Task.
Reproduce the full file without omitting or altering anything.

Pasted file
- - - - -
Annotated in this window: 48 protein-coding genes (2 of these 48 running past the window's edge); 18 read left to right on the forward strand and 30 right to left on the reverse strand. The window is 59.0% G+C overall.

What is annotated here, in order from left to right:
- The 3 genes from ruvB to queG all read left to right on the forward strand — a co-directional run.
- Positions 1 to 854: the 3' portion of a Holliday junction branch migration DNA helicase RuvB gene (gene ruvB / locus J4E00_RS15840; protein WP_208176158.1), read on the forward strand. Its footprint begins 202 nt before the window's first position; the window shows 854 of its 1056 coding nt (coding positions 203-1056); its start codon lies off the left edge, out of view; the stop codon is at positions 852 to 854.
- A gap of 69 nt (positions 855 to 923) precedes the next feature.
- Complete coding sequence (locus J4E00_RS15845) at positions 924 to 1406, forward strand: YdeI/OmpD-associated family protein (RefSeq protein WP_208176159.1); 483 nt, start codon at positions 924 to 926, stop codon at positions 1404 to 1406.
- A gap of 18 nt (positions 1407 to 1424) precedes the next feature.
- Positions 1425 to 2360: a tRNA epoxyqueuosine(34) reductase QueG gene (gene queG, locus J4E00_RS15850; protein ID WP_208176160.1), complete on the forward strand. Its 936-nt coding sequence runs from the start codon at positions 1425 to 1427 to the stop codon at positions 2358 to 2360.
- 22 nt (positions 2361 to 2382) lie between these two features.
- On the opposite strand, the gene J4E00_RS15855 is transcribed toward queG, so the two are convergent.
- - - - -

Annotated in this window: 48 protein-coding genes (2 of these 48 running past the window's edge); 18 read left to right on the forward strand and 30 right to left on the reverse strand. The window is 59.0% G+C overall.

What is annotated here, in order from left to right:
- The 3 genes from ruvB to queG all read left to right on the forward strand — a co-directional run.
- Positions 1 to 854: the 3' portion of a Holliday junction branch migration DNA helicase RuvB gene (gene ruvB / locus J4E00_RS15840; protein WP_208176158.1), read on the forward strand. Its footprint begins 202 nt before the window's first position; the window shows 854 of its 1056 coding nt (coding positions 203-1056); its start codon lies off the left edge, out of view; the stop codon is at positions 852 to 854.
- A gap of 69 nt (positions 855 to 923) precedes the next feature.
- Complete coding sequence (locus J4E00_RS15845) at positions 924 to 1406, forward strand: YdeI/OmpD-associated family protein (RefSeq protein WP_208176159.1); 483 nt, start codon at positions 924 to 926, stop codon at positions 1404 to 1406.
- A gap of 18 nt (positions 1407 to 1424) precedes the next feature.
- Positions 1425 to 2360: a tRNA epoxyqueuosine(34) reductase QueG gene (gene queG, locus J4E00_RS15850; protein ID WP_208176160.1), complete on the forward strand. Its 936-nt coding sequence runs from the start codon at positions 1425 to 1427 to the stop codon at positions 2358 to 2360.
- 22 nt (positions 2361 to 2382) lie between these two features.
- On the opposite strand, the gene J4E00_RS15855 is transcribed toward queG, so the two are convergent.